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Covid-19: Scotland recommends face coverings, but England does not follow suit

BMJ 2020; 369 doi: https://doi.org/10.1136/bmj.m1729 (Published 29 April 2020) Cite this as: BMJ 2020;369:m1729

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  1. Elisabeth Mahase
  1. The BMJ

The Scottish government has recommended that the public wear face coverings when in enclosed public spaces where social distancing is difficult, such as in food shops.

First minister Nicola Sturgeon emphasised that the new recommendation referred to fabric face coverings rather than medical grade masks and that, although evidence was limited, face covering might stop people with asymptomatic covid-19 from spreading the virus unknowingly.

After the announcement England’s health secretary, Matt Hancock, said that the UK government had not changed its position from not recommending face coverings, arguing that the evidence was “weak.”

New guidance from the Scottish government on face coverings states,1 “The evidence on the use of face coverings is limited, but there may be some benefit in wearing a facial covering when you leave the house and enter enclosed spaces, especially where physical distancing is more difficult and where there is a risk of close contact with multiple people you do not usually meet.

“Examples include, traveling on public transport or entering a food shop where it is not always possible to maintain a two metre distance from another customer. There is no evidence to suggest there might be a benefit outdoors, unless in an unavoidable crowded situation, where there may be some benefit.”

The guidance also outlines how to safely apply and wash face coverings.

Evidence

Speaking at a briefing on 28 April, Sturgeon said, “The benefit comes mainly in cases where someone may have the virus but is not aware of that because they are not experiencing any symptoms and are therefore not isolating completely. Wearing a face covering in these circumstances may reduce the chance of that person transmitting the virus on to others.”

She added that, as the “evidence is relatively weak,” face coverings would not be mandatory or enforced, although “we will be keeping that under review as we go into future phases of managing and tackling the pandemic.”

She also recognised that some people might have reasons for not wearing face coverings, such as those with asthma, and said that the recommendation did not apply to children under the age of 2.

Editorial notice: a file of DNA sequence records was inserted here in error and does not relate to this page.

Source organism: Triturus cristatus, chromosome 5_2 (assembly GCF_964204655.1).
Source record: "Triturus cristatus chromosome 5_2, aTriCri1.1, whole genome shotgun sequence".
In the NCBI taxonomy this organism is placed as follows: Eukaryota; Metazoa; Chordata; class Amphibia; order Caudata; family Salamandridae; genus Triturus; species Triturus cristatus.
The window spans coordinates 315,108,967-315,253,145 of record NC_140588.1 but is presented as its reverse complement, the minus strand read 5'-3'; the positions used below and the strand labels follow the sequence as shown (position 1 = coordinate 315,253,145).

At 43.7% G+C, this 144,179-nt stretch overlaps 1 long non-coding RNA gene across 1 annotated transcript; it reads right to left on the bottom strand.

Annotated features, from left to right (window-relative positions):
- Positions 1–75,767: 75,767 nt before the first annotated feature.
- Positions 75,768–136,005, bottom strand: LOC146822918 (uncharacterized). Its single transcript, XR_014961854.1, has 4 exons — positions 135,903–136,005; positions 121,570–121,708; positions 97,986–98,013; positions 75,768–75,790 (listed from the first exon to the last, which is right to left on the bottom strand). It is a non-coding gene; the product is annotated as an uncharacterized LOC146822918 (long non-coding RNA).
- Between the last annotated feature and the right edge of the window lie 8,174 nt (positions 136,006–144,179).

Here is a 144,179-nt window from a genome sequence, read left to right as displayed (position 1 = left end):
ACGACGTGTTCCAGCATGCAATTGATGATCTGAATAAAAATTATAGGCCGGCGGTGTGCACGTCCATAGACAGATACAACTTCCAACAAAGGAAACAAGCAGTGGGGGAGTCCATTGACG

Hancock said at another briefing later in the day, “On face masks we are guided by the science, and the UK government position hasn’t changed, not least because the most important thing people can do is the social distancing . . . As opposed to the weak science on face masks, there is very clear science on social distancing. That is our absolute priority in terms of the message to the public."

Angela MacLean, the government’s deputy chief scientific adviser, said that the UK’s Scientific Advisory Group for Emergencies (SAGE) had looked at the issue and concluded that “the answer is clear: the evidence is weak and the effect is small.”

This comes after a group of researchers including Trisha Greenhalgh, professor of primary care health sciences at the University of Oxford, argued in The BMJ that the public should start wearing face masks as a precautionary measure.2

The researchers wrote, “In the face of a pandemic the search for perfect evidence may be the enemy of good policy. As with parachutes for jumping out of aeroplanes, it is time to act without waiting for randomised controlled trial evidence . . . Masks are simple, cheap, and potentially effective.

“We believe that, worn both in the home (particularly by the person showing symptoms) and also outside the home in situations where meeting others is likely (for example, shopping, public transport), they could have a substantial impact on transmission with a relatively small impact on social and economic life.”

References

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